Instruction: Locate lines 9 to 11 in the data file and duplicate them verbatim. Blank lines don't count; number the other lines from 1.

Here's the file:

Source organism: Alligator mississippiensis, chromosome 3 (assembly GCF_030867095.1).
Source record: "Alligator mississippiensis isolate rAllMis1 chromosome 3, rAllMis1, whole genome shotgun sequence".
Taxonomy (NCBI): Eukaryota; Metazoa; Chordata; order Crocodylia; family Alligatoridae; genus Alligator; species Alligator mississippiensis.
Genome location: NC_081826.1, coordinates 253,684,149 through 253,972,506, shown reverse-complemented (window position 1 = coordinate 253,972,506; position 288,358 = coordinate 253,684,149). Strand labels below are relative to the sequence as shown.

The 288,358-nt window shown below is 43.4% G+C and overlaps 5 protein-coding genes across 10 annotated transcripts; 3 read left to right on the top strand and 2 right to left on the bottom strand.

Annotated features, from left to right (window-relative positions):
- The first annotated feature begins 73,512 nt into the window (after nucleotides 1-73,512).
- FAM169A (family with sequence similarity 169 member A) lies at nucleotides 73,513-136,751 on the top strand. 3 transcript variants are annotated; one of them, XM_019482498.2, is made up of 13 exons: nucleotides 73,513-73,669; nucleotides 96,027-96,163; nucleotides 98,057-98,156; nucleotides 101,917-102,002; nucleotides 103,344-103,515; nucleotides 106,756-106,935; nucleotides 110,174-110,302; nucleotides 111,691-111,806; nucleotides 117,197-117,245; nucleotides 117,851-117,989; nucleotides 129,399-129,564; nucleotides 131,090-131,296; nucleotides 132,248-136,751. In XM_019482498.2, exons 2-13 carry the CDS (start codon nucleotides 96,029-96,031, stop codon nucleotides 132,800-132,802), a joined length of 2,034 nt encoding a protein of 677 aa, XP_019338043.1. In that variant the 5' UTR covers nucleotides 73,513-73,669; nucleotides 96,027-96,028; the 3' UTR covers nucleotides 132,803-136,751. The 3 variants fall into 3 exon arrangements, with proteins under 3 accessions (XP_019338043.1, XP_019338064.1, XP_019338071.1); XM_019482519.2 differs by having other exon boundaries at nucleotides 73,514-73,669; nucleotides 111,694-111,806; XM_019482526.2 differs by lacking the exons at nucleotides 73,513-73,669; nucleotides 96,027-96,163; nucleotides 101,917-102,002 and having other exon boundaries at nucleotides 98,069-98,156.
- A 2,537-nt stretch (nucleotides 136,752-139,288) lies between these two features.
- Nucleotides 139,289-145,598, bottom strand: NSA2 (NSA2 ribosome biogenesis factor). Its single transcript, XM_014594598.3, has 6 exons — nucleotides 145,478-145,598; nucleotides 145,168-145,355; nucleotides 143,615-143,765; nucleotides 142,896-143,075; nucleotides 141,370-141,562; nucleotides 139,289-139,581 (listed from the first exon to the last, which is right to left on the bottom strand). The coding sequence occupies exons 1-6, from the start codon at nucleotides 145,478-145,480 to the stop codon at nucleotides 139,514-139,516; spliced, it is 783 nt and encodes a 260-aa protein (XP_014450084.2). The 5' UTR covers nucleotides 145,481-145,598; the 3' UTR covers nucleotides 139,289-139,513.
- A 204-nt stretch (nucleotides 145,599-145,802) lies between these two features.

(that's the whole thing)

- A 2,537-nt stretch (nucleotides 136,752-139,288) lies between these two features.
- Nucleotides 139,289-145,598, bottom strand: NSA2 (NSA2 ribosome biogenesis factor). Its single transcript, XM_014594598.3, has 6 exons — nucleotides 145,478-145,598; nucleotides 145,168-145,355; nucleotides 143,615-143,765; nucleotides 142,896-143,075; nucleotides 141,370-141,562; nucleotides 139,289-139,581 (listed from the first exon to the last, which is right to left on the bottom strand). The coding sequence occupies exons 1-6, from the start codon at nucleotides 145,478-145,480 to the stop codon at nucleotides 139,514-139,516; spliced, it is 783 nt and encodes a 260-aa protein (XP_014450084.2). The 5' UTR covers nucleotides 145,481-145,598; the 3' UTR covers nucleotides 139,289-139,513.
- A 204-nt stretch (nucleotides 145,599-145,802) lies between these two features.